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BBC science correspondent David Concar
"A medical revolution is under way"
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Robert Lanza, ACT
"It clearly shows that cloning reverses the cellular ageing process"
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Thursday, 27 April, 2000, 18:17 GMT 19:17 UK
Cloning cattle reverses ageing

Six cows cloned in the US show signs of being biologically younger than their actual age, scientists announced on Thursday.

The fact that the process of cloning appears to reverse ageing is a major surprise as Dolly, the cloned sheep, appears biologically older than her age.

The ability to produce young cells of any type may prove lifesaving for a host of age-related disorders.

Dr Jose Cibelli, Advanced Cell Technology
Scientists remain unsure why this has happened or whether a longer lifespan will result. But they believe the finding will have a profound impact on the use of cloning for medical purposes.

They hope that in the future cloning will enable a patient's own tissue to be used to grow compatible transplant tissue which would also be youthful. Such tissue could be used to treat diseases of ageing such as Alzheimer's, arthritis and heart disease.

Turning back the clock

The cloning process used by the US and Canadian team seems to have literally turned back the ageing clock in the cells of the six heifers.

One of the researchers, Robert Lanza of Advanced Cell Technology, Massachusetts, told the BBC: "There is a very real possibility that, if this cellular phenomenon transfers into an entire organism, you would end up with a patient or an animal that had a longer life span."

Persephone is nearly one but has the cells of a newborn
If the same increase was seen in whole organisms as was seen in the cells, then, Dr Lanza said: "For a human who might naturally be able to live for 120 years, they could very well live to 200."

However, the research breakthrough will lead to renewed questions over the ethics and safety of cloning animals or humans, as well as the ethics of extending the lifespan of people.

Dr Lanza said: "We think it would be premature and not safe to apply our work to humans at this point and not ethical to use it for any other purpose than therapeutic reasons, i.e. to alleviate suffering from disease."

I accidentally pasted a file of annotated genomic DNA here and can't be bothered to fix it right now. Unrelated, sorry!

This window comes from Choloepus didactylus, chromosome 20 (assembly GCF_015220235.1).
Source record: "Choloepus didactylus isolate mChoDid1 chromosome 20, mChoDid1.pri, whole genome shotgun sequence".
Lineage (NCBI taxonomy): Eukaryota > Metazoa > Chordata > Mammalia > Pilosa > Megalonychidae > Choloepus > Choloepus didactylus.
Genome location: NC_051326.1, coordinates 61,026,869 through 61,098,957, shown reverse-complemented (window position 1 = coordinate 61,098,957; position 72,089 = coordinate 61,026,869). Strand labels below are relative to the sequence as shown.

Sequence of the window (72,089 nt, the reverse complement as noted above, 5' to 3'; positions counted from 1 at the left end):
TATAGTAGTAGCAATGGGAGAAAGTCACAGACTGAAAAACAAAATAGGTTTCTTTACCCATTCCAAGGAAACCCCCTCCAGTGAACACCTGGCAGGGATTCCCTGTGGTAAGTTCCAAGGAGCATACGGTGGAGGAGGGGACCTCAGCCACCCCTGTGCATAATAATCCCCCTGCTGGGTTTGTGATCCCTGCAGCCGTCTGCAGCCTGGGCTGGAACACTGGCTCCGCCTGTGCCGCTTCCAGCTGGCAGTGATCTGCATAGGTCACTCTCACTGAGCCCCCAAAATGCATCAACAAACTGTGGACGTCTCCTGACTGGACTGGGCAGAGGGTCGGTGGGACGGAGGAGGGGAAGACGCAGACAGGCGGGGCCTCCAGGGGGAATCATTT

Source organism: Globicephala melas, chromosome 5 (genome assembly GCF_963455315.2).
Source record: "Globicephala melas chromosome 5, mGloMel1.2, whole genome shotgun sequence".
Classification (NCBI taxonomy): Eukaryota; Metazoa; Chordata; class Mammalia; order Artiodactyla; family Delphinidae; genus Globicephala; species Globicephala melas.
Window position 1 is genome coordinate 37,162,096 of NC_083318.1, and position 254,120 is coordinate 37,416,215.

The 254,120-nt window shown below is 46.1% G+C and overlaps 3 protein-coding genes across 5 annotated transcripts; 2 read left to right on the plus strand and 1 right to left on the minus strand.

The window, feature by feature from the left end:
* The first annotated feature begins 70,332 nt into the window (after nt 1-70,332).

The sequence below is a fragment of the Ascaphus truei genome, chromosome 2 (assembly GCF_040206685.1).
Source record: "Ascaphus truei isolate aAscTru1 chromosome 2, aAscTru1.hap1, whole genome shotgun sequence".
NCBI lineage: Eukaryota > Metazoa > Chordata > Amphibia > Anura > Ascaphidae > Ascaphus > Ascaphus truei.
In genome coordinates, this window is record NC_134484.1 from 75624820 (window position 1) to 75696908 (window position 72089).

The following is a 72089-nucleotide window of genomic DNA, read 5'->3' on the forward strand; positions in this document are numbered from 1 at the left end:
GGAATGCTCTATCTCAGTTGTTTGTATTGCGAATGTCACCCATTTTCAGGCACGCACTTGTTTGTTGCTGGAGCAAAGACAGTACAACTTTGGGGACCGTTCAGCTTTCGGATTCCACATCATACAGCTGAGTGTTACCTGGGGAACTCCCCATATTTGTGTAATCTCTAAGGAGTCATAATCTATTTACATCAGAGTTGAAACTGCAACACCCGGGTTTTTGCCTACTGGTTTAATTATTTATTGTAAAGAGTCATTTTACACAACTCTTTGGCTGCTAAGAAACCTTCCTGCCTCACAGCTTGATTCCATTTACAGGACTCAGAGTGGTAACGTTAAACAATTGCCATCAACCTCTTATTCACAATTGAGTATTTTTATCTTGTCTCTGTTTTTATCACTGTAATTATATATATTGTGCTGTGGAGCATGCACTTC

Worn out

Scientists calculate the biological age of cells by looking at telomeres. These are little caps on the ends of the chromosomes that carry the genetic blueprint inside cells.

Each time a cell divides, the telomeres become a little worn. When they are frayed beyond repair, the cell dies.

When Dolly was born in 1997, her cells appeared to be the same age as the cells of the 6-year-old ewe from which she was cloned.

However, the six heifers, cloned by taking cells from a 45-day-old foetus and placing them in an egg, have exceptionally young telomeres.

Time machine

"The egg cells acts like a little time machine and can take it back, as far as we can tell, to the beginning of life," said Dr Michael West, president of ACT.

He believes the medical implications are far-reaching: "It's the first day in a new era in treating age-related disease. We could take one cell from a patient, make hundreds or thousands of young cells and give them back a young immune system or give them back young cartilage in their knees."

New heart tissue could be cloned to order

However, producing those cells will almost certainly involve creating cloned human embryos. These would not be allowed to grow into babies but there remains strong opposition from some groups.

The UK anti-abortion charity Life said it was worried about some of the implications of the research.

National chairman Jack Scarisbrick said: "If this research hastens the drive towards cloning using embryonic cells, which inevitably causes the death of a human being, then we would deplore it.

"We are totally opposed to cloning of human beings for any purpose whatsoever."

Donor cells

Research is continuing to pin down why cloning bequeathed the US cows younger cells, whereas Dolly was left with older cells.

One factor could be the stage reached by the cell used for cloning. The cells used to clone the cows were still dividing, though near the end of their life cycle. Dolly's creators at the Roslin Institute in Edinburgh, UK, used cells that had been starved and sent into a resting state.

Dolly was also produced from a mammary cell whereas connective tissue cells called fibroblasts were used to produce the cows.

Dr Lanza said: "Previous studies have indicated that there may be variation in how different cell types repair telomeres, which could make the choice of donor cell significant."

The research is published in the journal Science.

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See also:

14 Mar 00 | Sci/Tech
Scientists produce five pig clones
01 Feb 00 | Sci/Tech
A better class of clones
25 Jan 00 | Sci/Tech
Japanese make clone of clone
31 Aug 99 | Sci/Tech
Dolly cells surprise scientists
24 Jun 99 | Sci/Tech
Q&A: What is cloning?
27 May 99 | Sci/Tech
Is Dolly old before her time?
21 May 99 | Sci/Tech
No safety in numbers for clones
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